Alzheimer’s disease is a neurodegenerative condition that affects over 6 million Americans. The vast majority of those who develop Alzheimer’s disease are over 65 years of age and as many as 1 in 9 (11.3%) from this age group are currently living with the disease. Early symptoms include memory loss and language problems. In time, these symptoms grow increasingly severe. As the disease progresses and more nerve cells in the central nervous system are affected, patients lose the ability to carry out basic bodily functions and cease to be able to care for themselves. At this time, there is no cure.
There is some good news, however. In the past decade or so, researchers have come to recognize that one of the signatures of Alzheimer’s disease is a buildup of beta-amyloid proteins that first form tiny fibers (fibrils) before going on to make plaque. Though the exact sequencing of events is still unknown, there is a positive association between more severe neuron damage and the increasing presence of such plaques, as well as tangles of molecules known as tau proteins. This suggests that amyloid-beta plaque and tau tangles become toxic to neurons once they hit a critical point, and this neuron damage is what leads to the symptoms associated with Alzheimer’s disease.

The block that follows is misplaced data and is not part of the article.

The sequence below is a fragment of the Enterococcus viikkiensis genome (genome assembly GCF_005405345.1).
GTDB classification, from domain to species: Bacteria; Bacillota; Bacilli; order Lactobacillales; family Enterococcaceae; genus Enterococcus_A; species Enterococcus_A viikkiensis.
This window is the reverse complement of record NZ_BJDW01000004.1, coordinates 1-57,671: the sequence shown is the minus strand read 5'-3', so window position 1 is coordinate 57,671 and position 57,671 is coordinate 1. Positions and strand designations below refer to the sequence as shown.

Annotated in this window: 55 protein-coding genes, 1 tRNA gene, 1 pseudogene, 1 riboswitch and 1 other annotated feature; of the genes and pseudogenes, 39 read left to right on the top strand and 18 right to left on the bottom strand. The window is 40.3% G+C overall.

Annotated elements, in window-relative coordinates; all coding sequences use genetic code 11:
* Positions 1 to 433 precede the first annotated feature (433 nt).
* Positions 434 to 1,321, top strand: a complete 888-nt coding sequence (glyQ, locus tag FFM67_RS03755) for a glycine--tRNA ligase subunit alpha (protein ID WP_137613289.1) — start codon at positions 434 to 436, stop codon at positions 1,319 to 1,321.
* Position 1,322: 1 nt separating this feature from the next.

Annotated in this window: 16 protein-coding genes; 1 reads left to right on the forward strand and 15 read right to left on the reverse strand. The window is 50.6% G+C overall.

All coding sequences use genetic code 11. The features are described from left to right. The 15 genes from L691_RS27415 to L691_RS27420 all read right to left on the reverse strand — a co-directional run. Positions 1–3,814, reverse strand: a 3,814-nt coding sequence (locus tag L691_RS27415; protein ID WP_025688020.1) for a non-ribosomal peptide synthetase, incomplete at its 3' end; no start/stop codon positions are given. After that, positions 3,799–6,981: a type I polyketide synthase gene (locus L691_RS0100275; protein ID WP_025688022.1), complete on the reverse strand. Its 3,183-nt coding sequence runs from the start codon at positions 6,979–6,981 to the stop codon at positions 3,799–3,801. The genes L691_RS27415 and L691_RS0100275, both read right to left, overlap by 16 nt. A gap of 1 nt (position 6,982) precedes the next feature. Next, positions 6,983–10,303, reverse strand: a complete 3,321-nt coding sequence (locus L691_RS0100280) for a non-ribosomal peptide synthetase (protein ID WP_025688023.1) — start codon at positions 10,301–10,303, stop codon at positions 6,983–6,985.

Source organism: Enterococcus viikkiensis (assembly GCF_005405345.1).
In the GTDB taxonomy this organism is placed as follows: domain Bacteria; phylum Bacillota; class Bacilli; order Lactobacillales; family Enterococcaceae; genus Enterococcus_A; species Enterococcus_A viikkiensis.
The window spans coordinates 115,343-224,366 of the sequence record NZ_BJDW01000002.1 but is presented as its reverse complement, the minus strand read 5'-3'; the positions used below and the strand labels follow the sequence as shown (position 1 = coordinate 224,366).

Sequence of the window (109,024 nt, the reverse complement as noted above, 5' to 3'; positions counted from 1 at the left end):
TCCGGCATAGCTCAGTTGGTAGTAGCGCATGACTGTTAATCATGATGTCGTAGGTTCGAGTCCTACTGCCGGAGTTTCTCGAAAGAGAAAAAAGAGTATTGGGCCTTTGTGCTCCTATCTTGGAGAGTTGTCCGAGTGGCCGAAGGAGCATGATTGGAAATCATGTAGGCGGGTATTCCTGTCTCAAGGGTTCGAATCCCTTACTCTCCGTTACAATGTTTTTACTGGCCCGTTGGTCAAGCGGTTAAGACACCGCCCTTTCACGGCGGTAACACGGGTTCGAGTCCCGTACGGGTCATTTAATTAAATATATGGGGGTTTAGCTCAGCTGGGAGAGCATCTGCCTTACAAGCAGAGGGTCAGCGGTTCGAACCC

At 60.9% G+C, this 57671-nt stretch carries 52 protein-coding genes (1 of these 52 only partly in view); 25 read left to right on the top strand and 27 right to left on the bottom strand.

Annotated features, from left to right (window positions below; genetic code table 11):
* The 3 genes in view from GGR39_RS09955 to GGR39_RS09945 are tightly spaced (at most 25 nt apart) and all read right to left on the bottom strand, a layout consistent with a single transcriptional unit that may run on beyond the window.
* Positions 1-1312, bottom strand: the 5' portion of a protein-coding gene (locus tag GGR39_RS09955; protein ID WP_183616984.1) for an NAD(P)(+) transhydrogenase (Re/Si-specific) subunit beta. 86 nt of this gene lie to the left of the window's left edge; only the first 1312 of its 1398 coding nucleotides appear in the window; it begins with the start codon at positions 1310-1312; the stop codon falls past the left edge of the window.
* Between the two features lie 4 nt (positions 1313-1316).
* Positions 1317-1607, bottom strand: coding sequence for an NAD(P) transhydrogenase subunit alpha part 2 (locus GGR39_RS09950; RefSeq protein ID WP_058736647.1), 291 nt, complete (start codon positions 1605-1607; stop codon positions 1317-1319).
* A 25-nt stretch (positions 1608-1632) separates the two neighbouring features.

For years, researchers have reasoned that finding a molecule that can successfully disrupt the buildup of beta-amyloid plaques in the brain could mean that they can arrest the development of the disease. A recently published paper in the Journal of Molecular Graphics and Modeling by two researchers out of the Indian Institute of Technology Guwahati, Pavan Krishna Kanchi and Ashok Kumar Dasmahapatra, have found that tetrahydrocannabinol (THC) appears to do just that by interfering with the creation of beta-amyloid protofibrils. Their study found the specific means through which THC bonds with the protofibrils, thereby inhibiting aggregation and preventing the formation of fibrils, and then plaques.
More research is needed to see how effective THC is at binding to protofibrils in vivo, but the team’s paper is certainly a cause for optimism.
The Journal of Molecular Graphics and Modelling has more.